Freerange Vol.5 was launched in Vietnam last month, to spectacular fanfare and much confusion. Check it out here
Buy your issue here for $10!
Less than a month left to get your submission into Gig Ryan’s NO THEME II issue. Please consider submitting.
Cordite 41: TRANSPACIFIC is on track to go down / go off as planned on 1 February.
When it comes to loving literature, Melbourne is spoiled for choice. Under UNESCO’s Creative Cities Network, Melbourne joined Edinburgh as one of the world’s only designated City of Literature.'
The Small Press Network takes it’s place among a thriving and dynamic community offering support to believers in the word, no matter what denomination they belong to. From festivals and book clubs to writers studios and independent magazines, we’ve got word worms covered.
check out the timeout article here: www.timeout.com
Thirty-five years ago, the first Sydney Mardi Gras sauntered proudly down Oxford Street. To celebrate, we’re searching for poems remembering the faces, places and moments that make up the heart of Mardi Gras.
Whether you’re a seasoned poet, an emerging writer – or if it’s the first time you’ve put pen to paper – we’d like you to submit a poem about a specific place, a person or an event that occurred somewhere on Sydney’s iconic Oxford Street.
Your poem will be published on The Disappearing, The Red Room Company’s innovative new app that maps the entire country with poetry, matched to the very place that inspired it.
Throughout Mardi Gras, revelers and readers can access The Disappearing on their smartphone or tablet and explore the secret history of Oxford Street.
To be a part of The Disappearing, send us:
- a Word document with your poem
- a 50-100 word description of the place that inspired it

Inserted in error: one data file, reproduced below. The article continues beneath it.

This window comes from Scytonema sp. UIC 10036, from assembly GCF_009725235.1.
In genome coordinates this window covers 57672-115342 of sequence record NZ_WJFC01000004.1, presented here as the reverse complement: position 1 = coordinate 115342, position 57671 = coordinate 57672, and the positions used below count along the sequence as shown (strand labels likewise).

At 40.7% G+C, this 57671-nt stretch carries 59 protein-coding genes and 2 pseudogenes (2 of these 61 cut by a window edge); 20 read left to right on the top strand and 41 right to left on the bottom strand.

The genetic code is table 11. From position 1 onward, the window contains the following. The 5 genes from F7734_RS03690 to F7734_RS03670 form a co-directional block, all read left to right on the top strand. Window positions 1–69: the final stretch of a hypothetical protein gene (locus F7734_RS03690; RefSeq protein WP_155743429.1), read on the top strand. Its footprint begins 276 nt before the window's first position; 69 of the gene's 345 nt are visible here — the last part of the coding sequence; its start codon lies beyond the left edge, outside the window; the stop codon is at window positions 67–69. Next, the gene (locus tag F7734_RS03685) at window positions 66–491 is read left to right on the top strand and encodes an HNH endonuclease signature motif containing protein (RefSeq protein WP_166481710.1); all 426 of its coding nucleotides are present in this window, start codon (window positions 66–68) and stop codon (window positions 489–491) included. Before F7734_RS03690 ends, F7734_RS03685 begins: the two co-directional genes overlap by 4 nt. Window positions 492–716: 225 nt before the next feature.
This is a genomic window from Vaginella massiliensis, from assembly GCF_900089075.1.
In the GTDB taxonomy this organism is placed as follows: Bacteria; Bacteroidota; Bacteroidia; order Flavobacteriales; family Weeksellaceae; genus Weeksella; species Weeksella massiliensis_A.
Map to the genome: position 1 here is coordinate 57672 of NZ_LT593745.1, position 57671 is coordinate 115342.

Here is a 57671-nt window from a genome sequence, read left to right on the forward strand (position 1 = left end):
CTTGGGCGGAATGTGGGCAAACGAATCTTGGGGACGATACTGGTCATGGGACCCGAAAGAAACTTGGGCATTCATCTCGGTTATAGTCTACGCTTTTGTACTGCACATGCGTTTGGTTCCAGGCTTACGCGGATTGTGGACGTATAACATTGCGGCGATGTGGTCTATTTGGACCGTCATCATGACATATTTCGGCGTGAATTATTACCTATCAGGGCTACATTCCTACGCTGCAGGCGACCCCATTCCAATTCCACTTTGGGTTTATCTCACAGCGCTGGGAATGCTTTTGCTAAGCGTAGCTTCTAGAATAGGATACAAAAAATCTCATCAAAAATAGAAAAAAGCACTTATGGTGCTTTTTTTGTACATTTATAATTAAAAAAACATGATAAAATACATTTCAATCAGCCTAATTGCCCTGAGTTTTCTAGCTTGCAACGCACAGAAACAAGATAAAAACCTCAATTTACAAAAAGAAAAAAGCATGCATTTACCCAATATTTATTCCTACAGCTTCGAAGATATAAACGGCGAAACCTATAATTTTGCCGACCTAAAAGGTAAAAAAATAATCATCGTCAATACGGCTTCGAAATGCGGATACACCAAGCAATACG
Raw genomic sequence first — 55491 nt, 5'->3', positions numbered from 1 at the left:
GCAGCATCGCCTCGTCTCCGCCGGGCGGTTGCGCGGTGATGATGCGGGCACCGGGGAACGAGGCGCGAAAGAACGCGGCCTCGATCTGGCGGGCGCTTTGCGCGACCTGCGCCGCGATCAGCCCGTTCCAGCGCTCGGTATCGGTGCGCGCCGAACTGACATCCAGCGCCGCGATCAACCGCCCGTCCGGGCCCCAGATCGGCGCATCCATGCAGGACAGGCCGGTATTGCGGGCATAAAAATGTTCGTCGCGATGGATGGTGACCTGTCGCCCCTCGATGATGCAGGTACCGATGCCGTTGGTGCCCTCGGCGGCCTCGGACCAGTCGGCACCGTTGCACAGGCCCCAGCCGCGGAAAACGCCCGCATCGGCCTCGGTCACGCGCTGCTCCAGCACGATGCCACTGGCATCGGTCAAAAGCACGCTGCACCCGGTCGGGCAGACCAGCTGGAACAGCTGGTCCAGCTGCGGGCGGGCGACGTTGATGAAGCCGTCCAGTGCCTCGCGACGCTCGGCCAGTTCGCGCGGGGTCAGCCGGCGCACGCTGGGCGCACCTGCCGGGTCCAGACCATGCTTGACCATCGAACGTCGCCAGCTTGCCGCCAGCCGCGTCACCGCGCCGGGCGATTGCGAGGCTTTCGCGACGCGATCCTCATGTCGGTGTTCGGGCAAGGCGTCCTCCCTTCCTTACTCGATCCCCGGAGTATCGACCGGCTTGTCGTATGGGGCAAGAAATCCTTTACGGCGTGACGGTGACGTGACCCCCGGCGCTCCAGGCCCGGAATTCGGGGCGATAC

- a GPS location, address or the name of that place
- a short bio and your contact details
Email your submissions to email@example.com by Wednesday, February 6, 2013
The Lentil as Anything: Food, Culture, Community Book has won the Australia Pacific region for ‘Best Fundraising, Charity, and Community Book’ as chosen by The Gourmand World Cookbook Awards. It will now go on to compete for ‘Best in the World’ in that category. Winners to be announced in Paris at the Louvre in February next year.
What a wonderful achievement by everyone who has been involved in some way over the years, and a great way to continue to promote the work and philosophy of Lentil as Anything both here and overseas!
For more information on any of the Illura titles check out the website
Co-organised by the National University of Singapore University Scholars Programme (NUS USP) and The Arts House, the Singapore Creative Writing Residency aims to provide time and space for the writer to complete, or make substantial progress with a written work in English and mentorship for students.
More information (including the application form and FAQ) can be found here
‘Horrible Man’ by Leonie Wallace, published by Fontaine Press earlier this year, has just been selected as one of only a handful of titles Australia-wide as a ‘Summer Read 2013’ by the State Library of Victoria. The Age will also be running a 1,200 word extract in their ‘Summer Read List’ over the Christmas break.
For more information visit the [website] (http://www.fontainepress.com/horribleman/)